How to Survive in the North
By Luke Healy
Nobrow, 192 pages, $33.50
In his quietly ambitious and intricately colour-coded debut, Irish cartoonist Luke Healy intertwines three stories of isolation and hardship, where self-preservation occurs only through unlikely friendship and inner resolve. In 1913, Captain Robert Bartlett embarks on an ill-fated but heroic voyage as part of the Canadian Arctic Expedition; in 1921, Inuit seamstress Ada Blackjack is likewise marooned in the follow-up excursion; and, in 2013, a Dartmouth professor researches their fates. There's a reticence and distance to Healy's Hergé-like cartooning – typically carried out in four tiers of small, square-ish panels, with figures often framed full-length – which can suit the deliberate pace of the North, but which can also come off stagey and claustrophobic, while the fictional, present-day chapters where the professor conducts a disastrous affair with a student tend to feel grafted on. Still, the icy clarity with which Healy retells the historical portions of his story, the resourceful and determined personalities he creates for Bartlett and Blackjack, and the stakes with which he imbues their struggles for survival, all combine to create real relief and catharsis by story's end, solemnly shaded by tragedy.
Glenn Gould: A Life Off Tempo
By Sandrine Revel
NBM Graphic Novels, 136 pages, $30.99
Indebted especially to the prismatic approach of 32 Short Films about Glenn Gould, Sandrine Revel's unconventional "life" of the great pianist flashes by as his stream-of-consciousness reverie in the wake of his fatal stroke. Flitting associatively between vignettes, Revel paints telling scenes from Glenn Gould's memory in subdued and delicate watercolour. There are glimpses of his many eccentricities, as well as such highlights as his Soviet tour, his decision to cease performing live, his first, exacting studio recordings and several scenes of his childhood in Toronto's Beaches (although the pin-eyed, rosy-cheeked style here seems oddly out of place). For the substance of such biographical bullet-points, readers would be better advised to consult another resource, but Revel's real strengths are more purely visual and rhythmic – musical, even. A grid of panels depicts Gould's middle-aged head dipping and swaying, his fingers perching and extending again and again; a boyish Gould in a tuxedo, his face covered in a dog mask, "plays" cloudbanks in the sky as though they're pianos. When Revel's imagery opts to interpret Gould's art in this way, wordless and silent, her book hums along in pace with its virtuoso subject.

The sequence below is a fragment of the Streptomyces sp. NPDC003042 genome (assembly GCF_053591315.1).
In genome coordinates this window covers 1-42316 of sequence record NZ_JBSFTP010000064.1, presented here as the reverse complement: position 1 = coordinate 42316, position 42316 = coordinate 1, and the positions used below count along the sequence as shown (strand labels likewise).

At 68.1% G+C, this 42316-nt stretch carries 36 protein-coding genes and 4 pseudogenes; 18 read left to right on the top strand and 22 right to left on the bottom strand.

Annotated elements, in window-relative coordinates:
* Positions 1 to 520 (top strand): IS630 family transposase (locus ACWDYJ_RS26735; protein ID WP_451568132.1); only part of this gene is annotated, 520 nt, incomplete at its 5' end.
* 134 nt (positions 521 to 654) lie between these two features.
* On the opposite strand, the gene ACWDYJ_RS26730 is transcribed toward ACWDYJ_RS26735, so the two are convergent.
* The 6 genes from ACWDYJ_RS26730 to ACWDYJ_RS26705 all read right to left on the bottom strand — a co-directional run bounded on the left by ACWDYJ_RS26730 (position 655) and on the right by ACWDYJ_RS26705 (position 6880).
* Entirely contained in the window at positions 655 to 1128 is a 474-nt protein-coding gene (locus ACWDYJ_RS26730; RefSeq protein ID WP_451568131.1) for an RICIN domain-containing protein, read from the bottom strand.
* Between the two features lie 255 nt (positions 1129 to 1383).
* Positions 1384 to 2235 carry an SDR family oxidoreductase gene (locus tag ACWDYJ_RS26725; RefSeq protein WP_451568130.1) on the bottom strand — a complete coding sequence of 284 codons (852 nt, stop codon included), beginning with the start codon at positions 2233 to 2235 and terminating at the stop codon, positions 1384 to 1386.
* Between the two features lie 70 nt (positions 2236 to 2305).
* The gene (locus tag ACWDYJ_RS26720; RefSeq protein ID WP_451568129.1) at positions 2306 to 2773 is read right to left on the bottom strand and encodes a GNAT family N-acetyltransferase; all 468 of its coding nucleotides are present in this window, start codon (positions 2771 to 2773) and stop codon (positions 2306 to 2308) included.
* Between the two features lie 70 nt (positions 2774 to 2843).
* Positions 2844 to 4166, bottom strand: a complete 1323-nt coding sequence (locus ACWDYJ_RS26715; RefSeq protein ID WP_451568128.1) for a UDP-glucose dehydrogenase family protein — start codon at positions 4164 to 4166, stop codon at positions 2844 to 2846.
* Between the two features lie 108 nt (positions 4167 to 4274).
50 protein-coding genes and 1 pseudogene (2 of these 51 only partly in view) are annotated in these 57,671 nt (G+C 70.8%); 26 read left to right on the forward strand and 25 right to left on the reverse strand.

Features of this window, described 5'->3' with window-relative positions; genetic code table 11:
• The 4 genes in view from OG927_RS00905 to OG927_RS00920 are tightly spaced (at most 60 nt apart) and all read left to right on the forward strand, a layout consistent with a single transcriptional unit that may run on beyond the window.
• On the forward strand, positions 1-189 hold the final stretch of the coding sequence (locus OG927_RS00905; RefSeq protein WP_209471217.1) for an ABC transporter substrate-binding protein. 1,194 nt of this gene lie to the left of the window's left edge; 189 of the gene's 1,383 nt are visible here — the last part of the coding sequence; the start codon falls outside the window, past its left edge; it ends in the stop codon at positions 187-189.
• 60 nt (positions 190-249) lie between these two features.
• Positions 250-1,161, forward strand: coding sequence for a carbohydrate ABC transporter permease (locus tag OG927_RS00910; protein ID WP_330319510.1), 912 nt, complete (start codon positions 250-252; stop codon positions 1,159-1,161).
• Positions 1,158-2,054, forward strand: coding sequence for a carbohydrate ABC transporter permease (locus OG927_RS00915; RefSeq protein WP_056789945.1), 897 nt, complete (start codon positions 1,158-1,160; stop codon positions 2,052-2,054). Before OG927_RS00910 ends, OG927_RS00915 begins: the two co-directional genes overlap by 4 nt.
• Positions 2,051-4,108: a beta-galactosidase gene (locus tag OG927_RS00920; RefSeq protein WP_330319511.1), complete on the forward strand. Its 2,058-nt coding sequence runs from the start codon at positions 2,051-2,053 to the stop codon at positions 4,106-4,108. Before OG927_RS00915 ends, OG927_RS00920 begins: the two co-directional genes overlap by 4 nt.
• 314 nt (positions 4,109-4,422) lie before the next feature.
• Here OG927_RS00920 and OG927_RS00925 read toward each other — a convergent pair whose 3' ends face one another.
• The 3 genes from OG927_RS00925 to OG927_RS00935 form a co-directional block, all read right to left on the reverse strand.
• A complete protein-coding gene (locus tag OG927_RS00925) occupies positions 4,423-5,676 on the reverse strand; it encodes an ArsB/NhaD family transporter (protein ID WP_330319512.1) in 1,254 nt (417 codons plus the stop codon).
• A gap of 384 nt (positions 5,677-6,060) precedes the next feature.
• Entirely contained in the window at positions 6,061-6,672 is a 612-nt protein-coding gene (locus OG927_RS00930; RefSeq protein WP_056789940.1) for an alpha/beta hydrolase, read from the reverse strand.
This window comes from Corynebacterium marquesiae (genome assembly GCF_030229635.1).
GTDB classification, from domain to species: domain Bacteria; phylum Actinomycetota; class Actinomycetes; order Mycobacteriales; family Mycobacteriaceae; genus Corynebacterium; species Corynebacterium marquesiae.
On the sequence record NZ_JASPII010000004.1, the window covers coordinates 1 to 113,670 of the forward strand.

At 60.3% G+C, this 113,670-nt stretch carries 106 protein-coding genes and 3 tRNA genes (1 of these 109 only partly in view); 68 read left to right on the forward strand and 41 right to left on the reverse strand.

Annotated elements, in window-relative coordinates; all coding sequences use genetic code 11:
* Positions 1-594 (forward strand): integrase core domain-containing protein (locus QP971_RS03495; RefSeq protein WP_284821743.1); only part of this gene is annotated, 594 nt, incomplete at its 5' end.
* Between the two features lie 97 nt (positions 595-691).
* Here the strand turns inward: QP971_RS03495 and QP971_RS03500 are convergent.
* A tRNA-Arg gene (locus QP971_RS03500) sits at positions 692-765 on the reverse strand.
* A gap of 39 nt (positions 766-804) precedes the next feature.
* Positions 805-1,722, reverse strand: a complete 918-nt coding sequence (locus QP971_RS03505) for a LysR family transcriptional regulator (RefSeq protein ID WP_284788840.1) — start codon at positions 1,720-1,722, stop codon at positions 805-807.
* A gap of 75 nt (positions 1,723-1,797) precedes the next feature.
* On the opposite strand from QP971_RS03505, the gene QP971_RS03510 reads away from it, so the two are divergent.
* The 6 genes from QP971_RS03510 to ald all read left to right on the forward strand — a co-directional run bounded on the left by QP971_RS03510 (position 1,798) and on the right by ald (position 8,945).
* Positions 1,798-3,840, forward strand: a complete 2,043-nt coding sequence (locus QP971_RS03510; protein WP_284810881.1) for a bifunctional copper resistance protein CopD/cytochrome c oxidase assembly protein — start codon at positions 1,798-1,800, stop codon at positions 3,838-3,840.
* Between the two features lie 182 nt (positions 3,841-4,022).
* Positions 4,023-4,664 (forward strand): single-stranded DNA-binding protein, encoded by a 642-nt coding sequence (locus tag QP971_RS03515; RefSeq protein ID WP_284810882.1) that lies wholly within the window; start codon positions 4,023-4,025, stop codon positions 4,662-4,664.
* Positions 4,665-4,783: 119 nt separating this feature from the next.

The Palace of Champions
By Henriette Valium
Conundrum Press, 64 pages, $25
One of the signature characters throughout the long career of Henriette Valium (né Patrick Henley) is a stick-thin figure seated in an armchair, his face shoved so deeply into a comic book that the imprints of his nose and eyeballs pop out the other side. It's an emblem for what it's like to read Valium's astonishing and assaultive comics, written in his inimitable franglais – you don't read them, that is, so much as you plunge headfirst into their maniacal details, trying to decode what the artist has drawn. Valium's first widely available collection in English is a bit belated – he has been a force in the Montreal scene since the early eighties – but it arrives with the impact of a revelation, each bustling, Boschian composition a vision of apocalypse that looks positively medieval, despite its clear basis in 21st-century life. As the artist draws himself scrounging to make rent, warring with his idiot neighbour's berserker mutts, or agonizing about the unrewarding fate of creating comics (the "moroniks of art," he says), Valium diagnoses an entire society: offensive and sick, but possessed of a kind of blasphemous beauty.